Jeremy Renner
Actor Jeremy Renner arrives at the 2014 Film Independent Spirit Awards in Santa Monica, California, March 1, 2014. Reuters/Danny Moloshok

Jeremy Renner shared his thoughts about gender pay inequality in Hollywood, following Jennifer Lawrence’s essay about the issue.

In an interview with Business Insider on Tuesday, Renner was asked whether he would be willing to negotiate fees with his future female co-stars. The actor starred with Lawrence in the 2013 movie, “American Hustle,” where he received a higher pay than his female co-stars, according to hacked Sony emails. Renner responded that helping female co-stars get a higher rate was “not [his] job.”

"I don't know contracts and money and all that sort of stuff," he explained to the Business Insider. "I'm a performer and I know human behavior. When it comes to that sort of stuff I let other people deal with that. I do what I'm good at, that's what I focus on."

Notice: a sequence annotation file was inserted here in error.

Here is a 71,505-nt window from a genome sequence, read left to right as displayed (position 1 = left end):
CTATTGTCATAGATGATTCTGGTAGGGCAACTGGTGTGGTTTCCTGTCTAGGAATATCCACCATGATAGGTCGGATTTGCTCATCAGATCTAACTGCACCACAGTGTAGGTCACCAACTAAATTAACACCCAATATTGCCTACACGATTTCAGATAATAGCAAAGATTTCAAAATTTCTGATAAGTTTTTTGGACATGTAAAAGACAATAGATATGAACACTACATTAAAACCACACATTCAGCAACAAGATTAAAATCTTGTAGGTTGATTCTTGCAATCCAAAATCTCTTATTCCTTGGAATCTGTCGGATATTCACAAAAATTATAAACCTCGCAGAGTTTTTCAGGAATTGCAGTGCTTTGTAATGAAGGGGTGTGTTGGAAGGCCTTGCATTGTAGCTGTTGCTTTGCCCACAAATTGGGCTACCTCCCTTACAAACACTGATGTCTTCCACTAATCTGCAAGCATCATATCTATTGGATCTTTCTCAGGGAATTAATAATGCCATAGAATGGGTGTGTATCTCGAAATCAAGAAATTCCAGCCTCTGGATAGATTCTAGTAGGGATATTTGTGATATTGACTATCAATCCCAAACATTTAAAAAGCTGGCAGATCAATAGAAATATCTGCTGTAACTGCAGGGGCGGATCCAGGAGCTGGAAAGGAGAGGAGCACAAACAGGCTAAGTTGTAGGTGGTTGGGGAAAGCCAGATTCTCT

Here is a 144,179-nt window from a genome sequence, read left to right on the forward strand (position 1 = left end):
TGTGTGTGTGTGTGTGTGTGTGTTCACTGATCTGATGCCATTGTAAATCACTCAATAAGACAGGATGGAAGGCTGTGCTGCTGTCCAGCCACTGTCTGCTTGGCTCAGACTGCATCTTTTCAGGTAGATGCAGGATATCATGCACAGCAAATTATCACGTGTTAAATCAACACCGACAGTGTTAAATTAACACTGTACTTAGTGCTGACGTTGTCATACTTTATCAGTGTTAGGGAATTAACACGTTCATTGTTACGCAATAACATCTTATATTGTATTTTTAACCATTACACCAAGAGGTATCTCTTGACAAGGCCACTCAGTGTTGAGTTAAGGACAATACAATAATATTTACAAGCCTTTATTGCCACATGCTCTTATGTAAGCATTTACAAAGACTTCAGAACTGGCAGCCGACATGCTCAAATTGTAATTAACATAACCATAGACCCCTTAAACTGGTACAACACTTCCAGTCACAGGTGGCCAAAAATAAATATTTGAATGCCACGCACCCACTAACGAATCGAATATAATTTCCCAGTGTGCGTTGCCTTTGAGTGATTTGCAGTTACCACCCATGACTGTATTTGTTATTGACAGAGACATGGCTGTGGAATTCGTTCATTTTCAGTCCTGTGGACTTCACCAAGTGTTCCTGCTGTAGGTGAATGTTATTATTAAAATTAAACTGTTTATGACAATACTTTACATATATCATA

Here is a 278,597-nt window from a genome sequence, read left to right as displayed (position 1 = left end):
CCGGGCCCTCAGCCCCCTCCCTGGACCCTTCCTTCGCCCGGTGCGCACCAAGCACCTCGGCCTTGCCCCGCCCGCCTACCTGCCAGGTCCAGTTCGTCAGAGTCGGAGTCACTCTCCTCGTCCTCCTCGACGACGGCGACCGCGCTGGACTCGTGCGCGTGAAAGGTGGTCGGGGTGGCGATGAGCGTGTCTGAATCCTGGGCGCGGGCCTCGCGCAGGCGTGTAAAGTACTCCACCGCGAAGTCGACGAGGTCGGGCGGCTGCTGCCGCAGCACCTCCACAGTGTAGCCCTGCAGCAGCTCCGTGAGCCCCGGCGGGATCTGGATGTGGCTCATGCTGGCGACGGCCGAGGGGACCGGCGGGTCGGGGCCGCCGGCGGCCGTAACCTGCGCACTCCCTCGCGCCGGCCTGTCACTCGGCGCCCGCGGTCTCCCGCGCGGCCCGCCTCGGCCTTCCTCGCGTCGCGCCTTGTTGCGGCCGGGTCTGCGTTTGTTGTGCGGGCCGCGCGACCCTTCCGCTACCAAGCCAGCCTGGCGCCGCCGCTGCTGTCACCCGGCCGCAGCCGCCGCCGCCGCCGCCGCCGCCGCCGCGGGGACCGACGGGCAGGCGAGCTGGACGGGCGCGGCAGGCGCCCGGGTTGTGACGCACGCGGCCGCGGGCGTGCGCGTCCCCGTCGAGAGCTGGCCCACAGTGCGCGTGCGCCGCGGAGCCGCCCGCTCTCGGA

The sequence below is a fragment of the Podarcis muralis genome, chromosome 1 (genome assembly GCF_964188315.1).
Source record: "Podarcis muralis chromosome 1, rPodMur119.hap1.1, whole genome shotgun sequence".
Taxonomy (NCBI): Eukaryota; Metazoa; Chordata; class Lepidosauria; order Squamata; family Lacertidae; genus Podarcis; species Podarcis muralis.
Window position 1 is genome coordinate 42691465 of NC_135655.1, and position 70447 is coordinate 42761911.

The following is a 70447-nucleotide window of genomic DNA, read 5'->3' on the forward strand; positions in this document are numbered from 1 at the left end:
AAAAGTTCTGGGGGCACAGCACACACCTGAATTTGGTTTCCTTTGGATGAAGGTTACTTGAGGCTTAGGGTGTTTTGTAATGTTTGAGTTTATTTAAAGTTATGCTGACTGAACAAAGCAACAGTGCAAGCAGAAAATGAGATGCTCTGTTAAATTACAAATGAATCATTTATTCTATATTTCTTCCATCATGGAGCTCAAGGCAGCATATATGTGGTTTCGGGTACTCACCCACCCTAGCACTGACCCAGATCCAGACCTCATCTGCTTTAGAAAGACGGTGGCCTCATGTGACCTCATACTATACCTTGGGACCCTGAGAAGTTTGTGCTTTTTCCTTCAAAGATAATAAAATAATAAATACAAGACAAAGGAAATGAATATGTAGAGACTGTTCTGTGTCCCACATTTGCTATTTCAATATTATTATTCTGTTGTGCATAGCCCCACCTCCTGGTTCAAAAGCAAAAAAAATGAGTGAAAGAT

Renner’s response was quite different from “American Hustle” co-star Bradley Cooper, who told Reuters that he has begun to partner with his female co-stars to help them negotiate salaries before the start of any project. "I don't know where it's changing otherwise but that's something that I could do," he said. "Usually you don't talk about the financial stuff, you have people. But you know what? It's time to start doing that."

Cooper also applauded Lawrence for speaking up about the issue and said it was “fantastic” that the actress has decided to take a stand against gender pay inequality. He even remarked, "Would people listen if another woman said it?"

Lawrence’s essay, which was published in Lena Dunham’s Lenny Letter, spoke about the gap in pay between male and female stars in Hollywood. The actress penned the essay following the release of hacked Sony emails, which revealed that her male co-stars in the movie, “American Hustle,” received more compensation than she and other female stars.

She wrote: “It’s hard for me to speak about my experience as a working woman because I can safely say my problems aren’t exactly relatable. When the Sony hack happened and I found out how much less I was being paid than the lucky people with d----, I didn’t get mad at Sony. I got mad at myself. I failed as a negotiator because I gave up early.”